In the high-speed region (e.g. above 220 rpm), the DC power supply voltage becomes the dominant constraint. The maximum torque output continues to decrease and the phase advance continues to increase with speed. The phase current, however, is below the maximum allowed current.

The first optimization process can be performed at various current ratings, resulting in a family of curves for optimal phase advance angle, phase current, and torque output. FIG. 10 illustrates curves representing phase advance angle, phase current and torque obtained at current ratings of 10A and 15A for a given speed.

Second optimization section 84 is supplied with the maximum torque value Tmax (ω) determined by the first optimization section 82, together with the user requested torque command Tcmd representing the desired torque. Based on these parameters, second optimization section 84 determines the optimal amplitude of phase current and the optimal phase advance angle for a given user requested torque command Tcmd by minimizing the phase current Ii for a particular speed and desired torque as follows:

Minimize

I i = 2 min ( T cmd , T max ( ϖ ) ) N s K τ , i cos ( α i ) ( 4 )
subject to
4(R i 2 +X s,i 2)T cmd 2+4E i N s K r,i T cmd(−X s,i sin αi cos αi +R i cos2 αi)+(E i 2 −V c 2)N s 2 K r,i 2 cos2 αi≦0  (5)
This is equivalent to minimizing the phase advance angle. As a result, the efficiency at the current speed and desired torque is maximized.

Hence, second optimization section 84 determines optimal values of phase current amplitude and phase advance angle in accordance with expressions (4) and (5).

FIGS. 11 and 12 illustrate results of the optimization process for a given torque command Tcmd at two speeds, 200 and 250 RPMs, respectfully. Similar to FIG. 9, the range of the user requested torque command Tcmd in FIG. 11 can be divided into three regions. For lower torques (below 28 Nm), the requested torque can be achieved with zero phase advance angle. The same torque can also be achieved with a lower efficiency using a combination of positive phase advance and a higher current. In the intermediate region (between 28 and 56 Nm), the requested torque can be achieved with a positive phase advance angle. The same torque can also be achieved with a lower efficiency using a combination of a larger phase advance angle and a higher current. In the high torque region (above 56 Nm), the requested torque cannot be achieved. The maximum achievable torque is obtained using the optimization process carried out by first optimization section 82.

In accordance with an embodiment of the present invention, to support motor control in real-time, phase advance angle optimization block 61 is implemented as a 2-dimensional look-up table responsive to the motor speed and user requested torque command inputs to provide the optimal values of phase current amplitude and phase advance angle. Since the optimal values of phase current amplitude and phase advance angle are determined based on phase dependent parameters such as reactance of phase windings, torque coefficient and back-EMF, the optimization processes carried out by first and second optimization sections 82 and 84 may be performed for each phase to determine control signals Vi (t) for respective phase windings. As a result, the phase advance angle optimization process of the present invention accounts for the parameter variations in the separate phase windings and stator phase component structures.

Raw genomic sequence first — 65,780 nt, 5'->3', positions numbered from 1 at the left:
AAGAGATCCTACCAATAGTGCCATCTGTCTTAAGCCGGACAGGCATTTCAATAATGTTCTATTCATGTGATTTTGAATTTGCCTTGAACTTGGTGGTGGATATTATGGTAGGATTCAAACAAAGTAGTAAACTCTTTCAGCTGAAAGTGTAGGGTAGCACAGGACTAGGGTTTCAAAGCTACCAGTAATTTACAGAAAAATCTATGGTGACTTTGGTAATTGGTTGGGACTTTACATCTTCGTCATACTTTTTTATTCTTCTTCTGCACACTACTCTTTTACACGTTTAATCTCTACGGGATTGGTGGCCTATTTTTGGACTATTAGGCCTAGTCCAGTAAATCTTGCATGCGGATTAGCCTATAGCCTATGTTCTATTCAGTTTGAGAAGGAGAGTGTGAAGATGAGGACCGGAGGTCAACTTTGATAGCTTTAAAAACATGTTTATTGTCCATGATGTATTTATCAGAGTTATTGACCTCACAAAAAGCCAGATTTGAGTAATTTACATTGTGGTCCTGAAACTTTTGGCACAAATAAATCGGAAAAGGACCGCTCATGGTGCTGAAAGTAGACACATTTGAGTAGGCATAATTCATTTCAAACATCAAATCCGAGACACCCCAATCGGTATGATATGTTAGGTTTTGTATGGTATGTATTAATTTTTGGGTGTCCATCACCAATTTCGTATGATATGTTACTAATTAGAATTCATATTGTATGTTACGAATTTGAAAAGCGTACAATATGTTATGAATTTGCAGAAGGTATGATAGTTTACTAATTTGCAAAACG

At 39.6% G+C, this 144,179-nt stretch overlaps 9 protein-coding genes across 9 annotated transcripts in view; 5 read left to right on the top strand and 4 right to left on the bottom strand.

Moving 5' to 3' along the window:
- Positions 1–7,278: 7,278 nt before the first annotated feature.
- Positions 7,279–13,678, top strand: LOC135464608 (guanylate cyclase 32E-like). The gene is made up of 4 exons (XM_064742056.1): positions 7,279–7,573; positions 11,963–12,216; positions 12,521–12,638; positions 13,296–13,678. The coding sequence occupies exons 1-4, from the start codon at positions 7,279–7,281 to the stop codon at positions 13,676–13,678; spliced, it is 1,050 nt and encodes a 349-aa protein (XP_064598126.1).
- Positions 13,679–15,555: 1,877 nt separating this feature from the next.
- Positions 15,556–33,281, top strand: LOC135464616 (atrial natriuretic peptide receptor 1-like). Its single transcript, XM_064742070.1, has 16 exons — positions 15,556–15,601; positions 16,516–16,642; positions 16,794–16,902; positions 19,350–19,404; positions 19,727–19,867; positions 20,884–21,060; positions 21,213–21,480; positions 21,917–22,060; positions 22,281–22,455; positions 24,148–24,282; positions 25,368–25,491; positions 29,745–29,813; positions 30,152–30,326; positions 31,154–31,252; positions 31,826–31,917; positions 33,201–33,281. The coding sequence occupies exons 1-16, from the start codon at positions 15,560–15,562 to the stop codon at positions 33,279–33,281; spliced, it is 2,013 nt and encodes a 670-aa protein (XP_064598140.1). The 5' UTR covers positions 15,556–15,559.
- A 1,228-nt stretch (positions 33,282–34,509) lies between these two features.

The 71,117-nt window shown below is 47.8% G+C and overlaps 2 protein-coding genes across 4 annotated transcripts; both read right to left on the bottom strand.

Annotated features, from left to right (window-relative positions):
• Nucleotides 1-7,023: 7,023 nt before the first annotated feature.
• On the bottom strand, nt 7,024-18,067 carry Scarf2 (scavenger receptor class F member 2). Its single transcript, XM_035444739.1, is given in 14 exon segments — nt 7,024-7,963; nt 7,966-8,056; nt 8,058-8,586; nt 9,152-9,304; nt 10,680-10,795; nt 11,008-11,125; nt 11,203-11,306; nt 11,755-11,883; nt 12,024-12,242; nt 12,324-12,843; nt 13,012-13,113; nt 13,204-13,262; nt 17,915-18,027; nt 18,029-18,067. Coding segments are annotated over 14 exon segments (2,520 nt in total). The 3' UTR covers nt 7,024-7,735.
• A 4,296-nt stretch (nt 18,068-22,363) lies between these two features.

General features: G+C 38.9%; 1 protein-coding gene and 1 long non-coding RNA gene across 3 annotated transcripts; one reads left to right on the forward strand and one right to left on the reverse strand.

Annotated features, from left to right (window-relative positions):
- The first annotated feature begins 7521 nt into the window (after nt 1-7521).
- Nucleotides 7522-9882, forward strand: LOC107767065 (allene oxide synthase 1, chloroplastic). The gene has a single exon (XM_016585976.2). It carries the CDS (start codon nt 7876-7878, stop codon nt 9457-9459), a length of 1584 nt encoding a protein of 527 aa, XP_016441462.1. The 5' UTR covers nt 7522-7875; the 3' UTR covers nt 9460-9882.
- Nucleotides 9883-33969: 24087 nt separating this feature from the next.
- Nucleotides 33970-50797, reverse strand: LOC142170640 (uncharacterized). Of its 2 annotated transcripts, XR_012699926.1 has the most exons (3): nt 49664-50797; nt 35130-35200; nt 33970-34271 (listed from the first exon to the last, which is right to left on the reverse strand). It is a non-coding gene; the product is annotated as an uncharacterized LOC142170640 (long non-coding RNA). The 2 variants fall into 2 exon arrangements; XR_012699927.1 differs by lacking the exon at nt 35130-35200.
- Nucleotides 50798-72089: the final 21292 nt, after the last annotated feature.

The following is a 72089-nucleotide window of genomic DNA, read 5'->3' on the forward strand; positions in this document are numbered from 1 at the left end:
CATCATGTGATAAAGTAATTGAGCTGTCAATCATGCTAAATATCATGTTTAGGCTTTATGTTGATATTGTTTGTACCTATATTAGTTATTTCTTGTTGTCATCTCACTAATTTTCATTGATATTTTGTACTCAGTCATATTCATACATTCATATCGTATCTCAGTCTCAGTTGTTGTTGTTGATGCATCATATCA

In operation, controller 44 successively outputs control signals Vi (t) to the gate drivers for individual energization of respective phase windings. The gate drivers activate the respective switch sets so that the sequence in which windings are selected comports with a sequence established in the controller. The sequence is transmitted to the gate drivers through the link only generally illustrated in the diagram of FIG. 2. Each successive control signal Vi (t) is related to the particular current sensed in the corresponding phase winding, the immediately sensed rotor position and speed, and also to model parameters, Kei and Kτ i , that have been predetermined specifically for the respective phases. Thus, for each derived control signal Vi(t), in addition to receiving timely sensed motor feedback signals, the controller must access the parameters specific to the particular phase to which the control signal corresponds. The controller thus has the ability to compensate for individual phase characteristic differences among the various stator phases. To prevent over/under compensation of the voltage control routine, the per-phase circuit parameters utilized are exactly matched to their actual values.